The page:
The patella or knee-pan (French : la rotule), situated in front of the knee-joint, is a sesamoid bone, triangular in shape, developed in the tendon of the quadriceps femoris.
Its anterior surface, marked by numerous longitudinal striae, is slightly convex, and perforated by small openings which transmit nutrient vessels to the interior of the bone. It is covered in the recent state by a few fibers prolonged from the common tendon of insertion (supra-patellar tendon) of the quadriceps femoris, into the ligamentum patellae (infra-patellar tendon), and is separated from the skin by one or more bursae. The posterior surface is largely articular, covered with cartilage in the recent state, and divided by a slightly marked vertical ridge, corresponding to the groove on the trochlear surface of the femur, into a lateral larger portion for the lateral condyle, and a medial smaller portion for the medial condyle. Close to the medial edge a faint vertical ridge sometimes marks off a narrow articular facet, for the lateral margin of the medial condyle of the femur in extreme flexion of the leg. Below the articular surface is a rough, non-articular depression, giving attachment to the ligamentum patellae, and separated by a mass of fat from the head of the tibia.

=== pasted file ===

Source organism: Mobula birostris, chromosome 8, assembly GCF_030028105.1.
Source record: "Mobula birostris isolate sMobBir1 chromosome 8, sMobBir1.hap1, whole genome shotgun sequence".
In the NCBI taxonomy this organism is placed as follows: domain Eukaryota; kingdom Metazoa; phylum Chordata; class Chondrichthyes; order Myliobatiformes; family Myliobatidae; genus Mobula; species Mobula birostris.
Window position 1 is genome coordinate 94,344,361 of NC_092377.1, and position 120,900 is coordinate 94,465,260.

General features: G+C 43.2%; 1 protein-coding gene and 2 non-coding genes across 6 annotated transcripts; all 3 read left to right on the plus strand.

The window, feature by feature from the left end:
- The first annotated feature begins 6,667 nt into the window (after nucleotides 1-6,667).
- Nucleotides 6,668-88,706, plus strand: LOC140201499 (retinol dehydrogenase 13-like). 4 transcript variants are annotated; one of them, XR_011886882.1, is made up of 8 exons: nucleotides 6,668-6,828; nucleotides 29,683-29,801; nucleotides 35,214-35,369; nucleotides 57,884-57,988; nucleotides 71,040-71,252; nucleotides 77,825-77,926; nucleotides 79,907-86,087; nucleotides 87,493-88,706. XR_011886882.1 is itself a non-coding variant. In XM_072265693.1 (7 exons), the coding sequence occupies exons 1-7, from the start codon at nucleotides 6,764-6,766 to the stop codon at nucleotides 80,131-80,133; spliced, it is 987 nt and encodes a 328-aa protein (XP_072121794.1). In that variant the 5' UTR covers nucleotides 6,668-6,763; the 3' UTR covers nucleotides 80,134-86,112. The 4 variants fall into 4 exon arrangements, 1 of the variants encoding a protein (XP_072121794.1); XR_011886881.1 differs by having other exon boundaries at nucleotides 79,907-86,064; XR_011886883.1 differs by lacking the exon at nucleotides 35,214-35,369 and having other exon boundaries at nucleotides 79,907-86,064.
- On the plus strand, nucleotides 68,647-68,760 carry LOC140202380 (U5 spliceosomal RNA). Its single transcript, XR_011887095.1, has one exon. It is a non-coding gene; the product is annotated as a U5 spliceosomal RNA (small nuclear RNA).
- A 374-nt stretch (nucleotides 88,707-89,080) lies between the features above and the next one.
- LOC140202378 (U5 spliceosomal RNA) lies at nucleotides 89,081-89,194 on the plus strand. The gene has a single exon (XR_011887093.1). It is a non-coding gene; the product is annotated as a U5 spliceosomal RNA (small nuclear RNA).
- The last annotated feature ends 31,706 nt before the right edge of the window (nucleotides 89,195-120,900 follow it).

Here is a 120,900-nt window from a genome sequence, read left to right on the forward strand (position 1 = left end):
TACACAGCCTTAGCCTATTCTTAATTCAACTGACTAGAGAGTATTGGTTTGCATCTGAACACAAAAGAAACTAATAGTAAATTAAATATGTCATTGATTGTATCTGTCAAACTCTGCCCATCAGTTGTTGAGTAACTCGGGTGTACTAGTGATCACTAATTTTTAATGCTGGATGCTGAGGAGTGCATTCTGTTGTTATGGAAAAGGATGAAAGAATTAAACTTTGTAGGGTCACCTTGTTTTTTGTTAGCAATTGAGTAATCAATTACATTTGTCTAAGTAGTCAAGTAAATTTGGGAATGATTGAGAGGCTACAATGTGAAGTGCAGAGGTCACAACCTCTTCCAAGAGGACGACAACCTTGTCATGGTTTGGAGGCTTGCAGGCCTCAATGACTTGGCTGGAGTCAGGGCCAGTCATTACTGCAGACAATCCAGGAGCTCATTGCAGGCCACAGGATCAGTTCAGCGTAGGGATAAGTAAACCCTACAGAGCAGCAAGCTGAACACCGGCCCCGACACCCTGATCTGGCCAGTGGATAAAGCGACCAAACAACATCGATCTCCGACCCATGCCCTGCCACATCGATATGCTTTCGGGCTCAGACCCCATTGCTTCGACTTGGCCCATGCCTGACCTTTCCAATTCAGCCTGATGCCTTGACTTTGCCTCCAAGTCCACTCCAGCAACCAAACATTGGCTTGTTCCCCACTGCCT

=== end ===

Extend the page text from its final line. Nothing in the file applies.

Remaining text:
The base or superior border is broad, sloped from behind downward and for- ward, and affords attachment, except near the posterior margin, to the common tendon of the quadriceps. The borders, thinner than the base, converge to the apex below, and receive parts of the two vast muscles. The apex forms a blunt point directed downward, and gives attachment to the ligamentum patellae, by which the patella is attached to the tibia.
Structurally the patella consists of dense cancellous tissue covered by a thin compact layer, and it receives nutrient vessels from the articular branch of the suprema genu (anastomotic), the anterior tibial recurrent, and the inferior articular branches of the popliteal.
1. Ossification of the patella
The cartilaginous deposit in the tendon of the quadriceps muscle takes place in the fourth month of intra-uterine life. Ossification begins from a single center during the third year, and is completed about the age of puberty.
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